There’s been quite a lot in the news lately about men, women and their theoretically different — and some have theorised women’s superior — approaches to leadership.
Some have even gone so far as to declare women the winners in the COVID 19 leadership stakes. An article in Forbes last week declared, “What Do Countries with the Best Coronavirus Response Have in Common? Women Leaders”.
Also last week, Tanja Kovac, the CEO of Gender Equity Victoria, highlighted on Linked In that of the 10 nations that have successfully flatted the curve, women lead 40 percent of them. This, despite the fact that women lead just 8 percent of UN recognised nation states. “Save lives, elect women,” Kovac declared.
Kovac is not the only one to have made such bold claims about woman’s supposed superior leadership qualities.
Last year, former US President Barack Obama told guests at an event in Singapore that, “If more women were put in charge, there would be less war, kids would be better taken care of and there would be a general improvement in living standards and outcomes.”
There’s also been a lot in the news lately about how men are the losers in the coronavirus pandemic, at least in terms of their likelihood of acquiring the virus and dying as a result of it. (Who is carrying the heavier load of the response, as well as the economic and social fallout of the pandemic — that’s debatable.)
This past weekend, The Age’s Good Weekend prominently featured an article entitled, “X marks the spot: why the ‘weaker sex’ wins every stage of life.” The article featured an interview with Canadian physician and scientist Dr. Sharon Moalem, who claims in her new book, The Better Half, that women live longer, have stronger immune systems, fewer developmental disabilities and higher cancer survival rates than men because of the extra “X” in every female cell.
I have to admit, after decades of hearing about everything that’s supposedly wrong with women, including an ever expanding list of all the things we need to “fix” about them, particularly in the world of work and leadership, I have found it rather novel to read a number of articles in such short succession suggesting that in many ways women are better than men.
Have women finally won the so-called battle of the sexes? Some are certainly calling it. Game over. But I say, not so fast.
Generally speaking, I am not a huge fan of biologically deterministic theories about the sexes, in particular when it comes to leadership. While tempting, these tropes – men are from Mars, women are bending the curve on Venus – can, and often are, used as sticks to beat women with.
In that regard, I am in fierce agreement with Arwa Mahdawi, who wrote in The Guardian at the time of Obama’s comments: “Obama’s sweeping statements about women aren’t just facile, they’re supremely unhelpful. They reinforce the myth that women and men are innately different; that women are biologically programmed to be more cooperative and compassionate than men. We’re not. We’re just socially conditioned to be people-pleasers. And, from day one, we’re held to higher standards than men; ‘boys will be boys’ but girls are expected to be angels.”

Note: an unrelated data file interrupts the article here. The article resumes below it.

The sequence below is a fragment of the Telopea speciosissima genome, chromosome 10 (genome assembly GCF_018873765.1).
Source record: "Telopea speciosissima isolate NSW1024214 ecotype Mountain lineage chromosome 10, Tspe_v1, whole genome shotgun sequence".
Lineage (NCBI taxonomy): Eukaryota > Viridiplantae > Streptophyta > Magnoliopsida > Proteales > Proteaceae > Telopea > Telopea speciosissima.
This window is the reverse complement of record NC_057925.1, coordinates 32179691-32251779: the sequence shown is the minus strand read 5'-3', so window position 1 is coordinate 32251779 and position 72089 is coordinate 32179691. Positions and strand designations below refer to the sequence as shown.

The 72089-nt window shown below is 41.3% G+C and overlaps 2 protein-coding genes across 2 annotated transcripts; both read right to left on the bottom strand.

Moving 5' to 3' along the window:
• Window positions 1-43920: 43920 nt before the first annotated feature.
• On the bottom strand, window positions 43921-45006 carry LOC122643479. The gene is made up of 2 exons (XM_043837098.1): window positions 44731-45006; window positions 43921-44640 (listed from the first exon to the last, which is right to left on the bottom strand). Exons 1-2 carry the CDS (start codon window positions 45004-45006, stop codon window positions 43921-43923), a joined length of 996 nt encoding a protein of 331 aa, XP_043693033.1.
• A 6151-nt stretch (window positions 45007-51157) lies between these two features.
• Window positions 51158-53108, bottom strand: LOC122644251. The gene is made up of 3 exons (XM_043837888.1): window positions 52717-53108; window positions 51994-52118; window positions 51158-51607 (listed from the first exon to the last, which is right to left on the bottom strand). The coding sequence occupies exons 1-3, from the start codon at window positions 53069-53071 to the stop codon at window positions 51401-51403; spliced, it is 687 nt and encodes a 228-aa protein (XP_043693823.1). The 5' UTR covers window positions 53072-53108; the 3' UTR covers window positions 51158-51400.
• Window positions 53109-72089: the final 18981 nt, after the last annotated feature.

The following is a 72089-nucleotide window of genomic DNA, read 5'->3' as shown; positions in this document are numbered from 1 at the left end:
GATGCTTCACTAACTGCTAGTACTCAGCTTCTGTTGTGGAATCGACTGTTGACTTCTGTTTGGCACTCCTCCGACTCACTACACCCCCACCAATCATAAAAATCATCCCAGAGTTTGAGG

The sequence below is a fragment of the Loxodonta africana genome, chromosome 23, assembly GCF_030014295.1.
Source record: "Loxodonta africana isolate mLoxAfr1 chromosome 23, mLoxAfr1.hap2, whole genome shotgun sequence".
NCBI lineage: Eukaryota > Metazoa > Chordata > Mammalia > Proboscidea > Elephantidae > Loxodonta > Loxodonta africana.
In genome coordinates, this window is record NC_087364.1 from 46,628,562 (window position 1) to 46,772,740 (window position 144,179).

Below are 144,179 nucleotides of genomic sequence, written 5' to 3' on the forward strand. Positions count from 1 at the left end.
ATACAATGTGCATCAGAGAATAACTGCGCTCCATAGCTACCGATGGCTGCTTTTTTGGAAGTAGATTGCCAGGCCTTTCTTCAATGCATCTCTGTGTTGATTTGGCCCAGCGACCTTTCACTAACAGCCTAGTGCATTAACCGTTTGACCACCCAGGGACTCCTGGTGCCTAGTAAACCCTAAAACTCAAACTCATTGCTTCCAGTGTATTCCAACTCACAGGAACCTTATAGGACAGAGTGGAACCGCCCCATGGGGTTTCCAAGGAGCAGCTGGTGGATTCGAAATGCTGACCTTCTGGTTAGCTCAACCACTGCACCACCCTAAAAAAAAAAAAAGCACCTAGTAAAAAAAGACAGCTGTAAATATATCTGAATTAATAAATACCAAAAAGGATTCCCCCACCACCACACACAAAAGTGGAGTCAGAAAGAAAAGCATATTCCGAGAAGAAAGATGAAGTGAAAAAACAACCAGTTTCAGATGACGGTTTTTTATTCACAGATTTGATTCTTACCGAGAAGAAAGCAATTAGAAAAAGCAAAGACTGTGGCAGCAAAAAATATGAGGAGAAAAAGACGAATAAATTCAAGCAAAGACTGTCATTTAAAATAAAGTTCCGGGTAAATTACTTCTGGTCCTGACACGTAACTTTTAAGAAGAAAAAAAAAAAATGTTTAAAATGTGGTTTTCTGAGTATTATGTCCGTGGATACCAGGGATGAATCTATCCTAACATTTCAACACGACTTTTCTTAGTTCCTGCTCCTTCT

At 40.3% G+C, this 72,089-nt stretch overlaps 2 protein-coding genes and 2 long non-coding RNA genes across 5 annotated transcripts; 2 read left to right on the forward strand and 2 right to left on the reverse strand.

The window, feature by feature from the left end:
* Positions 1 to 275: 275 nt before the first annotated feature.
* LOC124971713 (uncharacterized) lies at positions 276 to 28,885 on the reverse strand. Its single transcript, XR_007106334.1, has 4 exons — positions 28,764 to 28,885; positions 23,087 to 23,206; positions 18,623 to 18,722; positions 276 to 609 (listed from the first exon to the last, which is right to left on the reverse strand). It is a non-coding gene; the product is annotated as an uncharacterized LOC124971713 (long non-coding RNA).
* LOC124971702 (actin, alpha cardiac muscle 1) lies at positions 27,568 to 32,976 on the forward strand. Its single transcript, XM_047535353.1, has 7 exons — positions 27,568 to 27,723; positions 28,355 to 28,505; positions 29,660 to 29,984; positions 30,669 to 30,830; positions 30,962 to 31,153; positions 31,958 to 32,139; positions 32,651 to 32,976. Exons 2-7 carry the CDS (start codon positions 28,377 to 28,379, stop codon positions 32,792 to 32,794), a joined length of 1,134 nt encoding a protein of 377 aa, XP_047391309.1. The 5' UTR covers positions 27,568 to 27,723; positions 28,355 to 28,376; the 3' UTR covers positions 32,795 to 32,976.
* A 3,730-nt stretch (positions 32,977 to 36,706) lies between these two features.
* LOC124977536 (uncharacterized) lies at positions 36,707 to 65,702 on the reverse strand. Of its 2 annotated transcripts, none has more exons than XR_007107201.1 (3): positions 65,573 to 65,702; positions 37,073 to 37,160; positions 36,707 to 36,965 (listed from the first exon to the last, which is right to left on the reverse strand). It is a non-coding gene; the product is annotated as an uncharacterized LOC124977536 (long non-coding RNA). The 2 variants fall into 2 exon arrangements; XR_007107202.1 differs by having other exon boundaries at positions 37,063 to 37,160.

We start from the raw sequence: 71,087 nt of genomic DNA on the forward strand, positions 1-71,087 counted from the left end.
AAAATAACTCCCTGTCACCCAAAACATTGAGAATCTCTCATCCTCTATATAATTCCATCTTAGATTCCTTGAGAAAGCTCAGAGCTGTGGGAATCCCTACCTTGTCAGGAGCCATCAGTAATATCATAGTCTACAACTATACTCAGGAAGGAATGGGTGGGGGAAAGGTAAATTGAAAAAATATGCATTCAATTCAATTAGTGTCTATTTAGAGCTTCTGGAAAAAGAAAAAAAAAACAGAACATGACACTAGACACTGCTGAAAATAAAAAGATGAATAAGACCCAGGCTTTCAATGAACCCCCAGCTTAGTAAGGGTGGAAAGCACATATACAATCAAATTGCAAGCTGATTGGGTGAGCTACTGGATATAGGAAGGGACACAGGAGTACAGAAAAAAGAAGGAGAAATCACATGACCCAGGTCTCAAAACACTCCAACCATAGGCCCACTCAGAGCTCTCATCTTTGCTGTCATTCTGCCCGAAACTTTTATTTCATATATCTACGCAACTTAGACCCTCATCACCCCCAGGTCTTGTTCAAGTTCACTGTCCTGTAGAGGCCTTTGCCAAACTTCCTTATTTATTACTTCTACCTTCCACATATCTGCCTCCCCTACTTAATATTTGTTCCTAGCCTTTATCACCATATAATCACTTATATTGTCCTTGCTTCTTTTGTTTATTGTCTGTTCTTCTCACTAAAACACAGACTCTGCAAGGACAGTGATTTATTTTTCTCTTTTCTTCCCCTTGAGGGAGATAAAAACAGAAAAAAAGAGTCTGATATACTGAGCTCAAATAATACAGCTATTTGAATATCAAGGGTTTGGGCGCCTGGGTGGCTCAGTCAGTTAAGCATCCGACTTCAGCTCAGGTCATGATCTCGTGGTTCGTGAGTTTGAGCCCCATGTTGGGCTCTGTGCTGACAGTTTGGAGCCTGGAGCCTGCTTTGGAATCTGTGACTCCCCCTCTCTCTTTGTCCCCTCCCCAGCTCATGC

To my mind it’s not that women are necessarily “better” than men, and certainly not because they are gifted with superior genetics, though they are undeniably different. It’s that we have a real problem with stereotypically “male” styles of leadership, which we, as a culture, have traditionally held up as the gold standard of leadership.
To quote Professor Higgins in My Fair Lady, “Why can’t a woman be more like a man”, I suggest we challenge Professor Higgins and ask if that would really be a good thing. We’ve spent decades trying to make women in leadership behave in ways our culture associates with masculinity — and rewards, despite significant evidence that it is, I’ll go ahead and use the word, toxic.
To illustrate that point, the Harvard Business Review recently featured the research of Jennifer Berdahl, Peter Glick and Marianne Cooper, sociologists and leadership experts who surveyed thousands of workers in the US and Canada and found that four stereotypical masculine norms which together define “masculine contest culture” (show no weakness, strength and stamina, put work first and “dog eat dog” ruthlessness) emerged as highly correlated with each other and with organisational dysfunction.
“This pressure shifts the focus from accomplishing the organization’s mission to proving one’s masculinity,” the authors wrote. “The result is endless ‘mine’s bigger than yours’ contests.”
For an object lesson in that, I give you recent events in the US: Donald Trump, of course, but also some of his male colleagues in the various governor’s mansions, including the Democrat New York Governor Andrew Cuomo, who has been at the centre of the epidemic.
Rebecca Traister put it best in her essay for The Cut when she declared, “Enough with the Dick Swinging”.
“These men have media cockfights, while people die,” Traister wrote. “It’s not funny, it’s not hot. It’s a travesty. And it tells us everything about power: how it’s distributed, how it’s communicated. How it’s understood. And how it’s mismanaged to tragic and malignant effect.”
I’m all for emotionally intelligent, and quite frankly collaborative and competent, leadership. I just hope that, as a culture, we can move away from the belief that such qualities are the sole preserve of a single sex. Diversity simply leads to better decisions. Full stop. We’ll all be better off when we value and reward these qualities in all leaders.
Kristine Ziwica is a regular contributor. She tweets @KZiwica